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I always do this to test string equality in Ruby:

if mystring.eql?(yourstring)
 puts "same"
 puts "different"

Is this is the correct way to do this without testing object equality?

I'm looking for the most concise way to test strings based on their content.

With the parentheses and question mark, this seems a little clunky.

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2 Answers 2

up vote 41 down vote accepted

According to http://www.techotopia.com/index.php/Ruby_String_Concatenation_and_Comparison

Doing either

mystring == yourstring


mystring.eql? yourstring

Are equivalent.

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This is correct. The identity comparator is equal?. –  Chuck Nov 10 '09 at 19:08

Your code sample didn't expand on part of your topic, namely symbols, and so that part of the question went unanswered.

If you have two strings, foo and bar, and both can be either a string or a symbol, you can test equality with

foo.to_s == bar.to_s

It's a little more efficient to skip the string conversions on operands with known type. So if foo is always a string

foo == bar.to_s

But the efficiency gain is almost certainly not worth demanding any extra work on behalf of the caller.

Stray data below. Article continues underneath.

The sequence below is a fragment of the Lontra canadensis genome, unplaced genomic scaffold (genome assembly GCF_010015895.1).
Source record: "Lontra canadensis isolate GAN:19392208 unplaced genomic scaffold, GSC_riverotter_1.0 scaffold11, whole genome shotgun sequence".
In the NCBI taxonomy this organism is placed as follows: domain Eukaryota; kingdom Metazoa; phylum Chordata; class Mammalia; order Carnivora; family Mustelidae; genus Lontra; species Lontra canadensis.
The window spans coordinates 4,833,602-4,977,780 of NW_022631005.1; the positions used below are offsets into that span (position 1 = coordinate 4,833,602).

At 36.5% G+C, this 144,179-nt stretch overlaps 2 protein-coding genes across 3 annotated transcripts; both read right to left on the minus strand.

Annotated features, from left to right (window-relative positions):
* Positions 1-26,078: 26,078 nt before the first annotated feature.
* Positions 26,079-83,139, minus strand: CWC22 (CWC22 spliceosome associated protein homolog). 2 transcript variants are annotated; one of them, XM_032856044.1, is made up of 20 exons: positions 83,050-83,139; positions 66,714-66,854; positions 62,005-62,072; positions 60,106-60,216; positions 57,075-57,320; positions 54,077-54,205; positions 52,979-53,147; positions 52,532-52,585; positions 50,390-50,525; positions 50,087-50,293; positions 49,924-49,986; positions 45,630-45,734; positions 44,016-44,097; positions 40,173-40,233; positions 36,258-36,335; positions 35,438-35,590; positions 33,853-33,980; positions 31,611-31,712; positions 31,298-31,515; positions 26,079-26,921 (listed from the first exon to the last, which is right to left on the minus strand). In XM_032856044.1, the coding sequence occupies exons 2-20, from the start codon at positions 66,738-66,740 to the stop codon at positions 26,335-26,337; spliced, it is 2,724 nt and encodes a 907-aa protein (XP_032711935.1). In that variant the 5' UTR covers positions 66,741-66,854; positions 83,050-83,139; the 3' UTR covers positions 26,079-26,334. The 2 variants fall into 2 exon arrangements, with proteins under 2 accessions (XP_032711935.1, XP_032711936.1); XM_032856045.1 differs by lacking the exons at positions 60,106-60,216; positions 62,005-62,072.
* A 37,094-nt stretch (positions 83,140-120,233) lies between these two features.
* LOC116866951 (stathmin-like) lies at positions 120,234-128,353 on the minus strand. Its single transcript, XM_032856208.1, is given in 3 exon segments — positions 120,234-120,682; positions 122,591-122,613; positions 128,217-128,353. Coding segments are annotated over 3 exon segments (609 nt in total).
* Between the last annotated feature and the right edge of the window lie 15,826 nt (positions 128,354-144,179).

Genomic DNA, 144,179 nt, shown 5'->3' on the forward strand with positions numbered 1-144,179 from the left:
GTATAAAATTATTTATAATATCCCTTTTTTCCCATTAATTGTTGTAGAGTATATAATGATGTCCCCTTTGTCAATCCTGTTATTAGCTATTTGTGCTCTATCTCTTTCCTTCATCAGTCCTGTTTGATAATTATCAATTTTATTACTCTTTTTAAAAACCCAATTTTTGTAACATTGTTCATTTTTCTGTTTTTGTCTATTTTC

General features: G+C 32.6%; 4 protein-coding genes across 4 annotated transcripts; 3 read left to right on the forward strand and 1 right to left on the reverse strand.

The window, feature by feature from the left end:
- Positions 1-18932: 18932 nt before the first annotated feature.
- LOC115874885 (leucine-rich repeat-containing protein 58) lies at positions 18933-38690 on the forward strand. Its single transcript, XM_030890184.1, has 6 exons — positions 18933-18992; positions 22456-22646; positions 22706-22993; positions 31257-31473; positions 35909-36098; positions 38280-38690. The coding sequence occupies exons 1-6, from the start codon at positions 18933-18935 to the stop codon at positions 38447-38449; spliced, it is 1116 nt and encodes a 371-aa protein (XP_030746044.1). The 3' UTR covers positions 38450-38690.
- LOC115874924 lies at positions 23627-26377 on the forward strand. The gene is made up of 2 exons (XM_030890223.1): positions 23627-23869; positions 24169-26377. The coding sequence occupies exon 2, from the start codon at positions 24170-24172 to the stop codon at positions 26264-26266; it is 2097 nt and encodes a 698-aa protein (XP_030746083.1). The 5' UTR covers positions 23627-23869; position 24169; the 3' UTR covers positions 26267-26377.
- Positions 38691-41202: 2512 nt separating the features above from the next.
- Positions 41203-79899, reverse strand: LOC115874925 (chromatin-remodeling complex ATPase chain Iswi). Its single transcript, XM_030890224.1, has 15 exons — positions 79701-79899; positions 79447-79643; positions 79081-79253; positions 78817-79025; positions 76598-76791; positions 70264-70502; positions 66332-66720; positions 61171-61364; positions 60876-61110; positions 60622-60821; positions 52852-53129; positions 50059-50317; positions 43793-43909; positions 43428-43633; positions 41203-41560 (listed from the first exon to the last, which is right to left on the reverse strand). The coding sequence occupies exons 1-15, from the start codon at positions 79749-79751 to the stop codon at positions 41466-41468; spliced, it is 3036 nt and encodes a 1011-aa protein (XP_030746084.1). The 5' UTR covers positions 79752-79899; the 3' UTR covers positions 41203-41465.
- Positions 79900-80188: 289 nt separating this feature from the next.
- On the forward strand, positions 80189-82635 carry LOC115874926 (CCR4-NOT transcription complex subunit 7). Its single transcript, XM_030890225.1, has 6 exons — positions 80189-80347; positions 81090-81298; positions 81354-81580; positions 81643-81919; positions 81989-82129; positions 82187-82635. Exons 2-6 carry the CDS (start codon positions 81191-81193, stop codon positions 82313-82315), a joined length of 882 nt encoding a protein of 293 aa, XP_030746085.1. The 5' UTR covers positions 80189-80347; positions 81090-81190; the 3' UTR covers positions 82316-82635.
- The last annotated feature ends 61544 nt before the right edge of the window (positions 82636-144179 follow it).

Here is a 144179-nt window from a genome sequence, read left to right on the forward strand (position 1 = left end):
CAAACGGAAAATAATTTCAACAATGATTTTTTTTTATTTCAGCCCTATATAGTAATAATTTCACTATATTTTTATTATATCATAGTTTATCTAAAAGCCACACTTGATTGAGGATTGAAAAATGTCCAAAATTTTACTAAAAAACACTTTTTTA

Avoid interning uncontrolled input strings for the purpose of comparison (with strings or symbols), because symbols are not garbage collected, and so you can open yourself to denial of service through resource exhaustion. Limit your use of symbols to values you control, i.e. literals in your code, and trusted configuration properties.

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foo.intern == bar.intern would be better — interning a string is more efficient on average than creating a string from a symbol. (If a given string has been previously interned, it just returns the symbol.) –  Chuck Nov 12 '09 at 3:41
Excellent, thanks for taking the time to add this. –  sheldonh Nov 12 '09 at 9:28
Actually I do not think it is a good idea to create a symbol out of a string just to economize a little on some of the comparisons since it will leak symbols if the string does not match. Symbols are not garbage collected and therefore should not be created if you do not intend to keep them, otherwise you create a vector for a denial of service attack. –  Patru Aug 13 '13 at 3:11
Gee, I hadn't thought of that. Thanks, I've modified my answer based on your comment. –  sheldonh Aug 14 '13 at 13:11
This needs to be restated: "Avoid interning uncontrolled input strings [...] because symbols are not garbage collected". Thank you @sheldonh. –  Nate Feb 3 at 18:39

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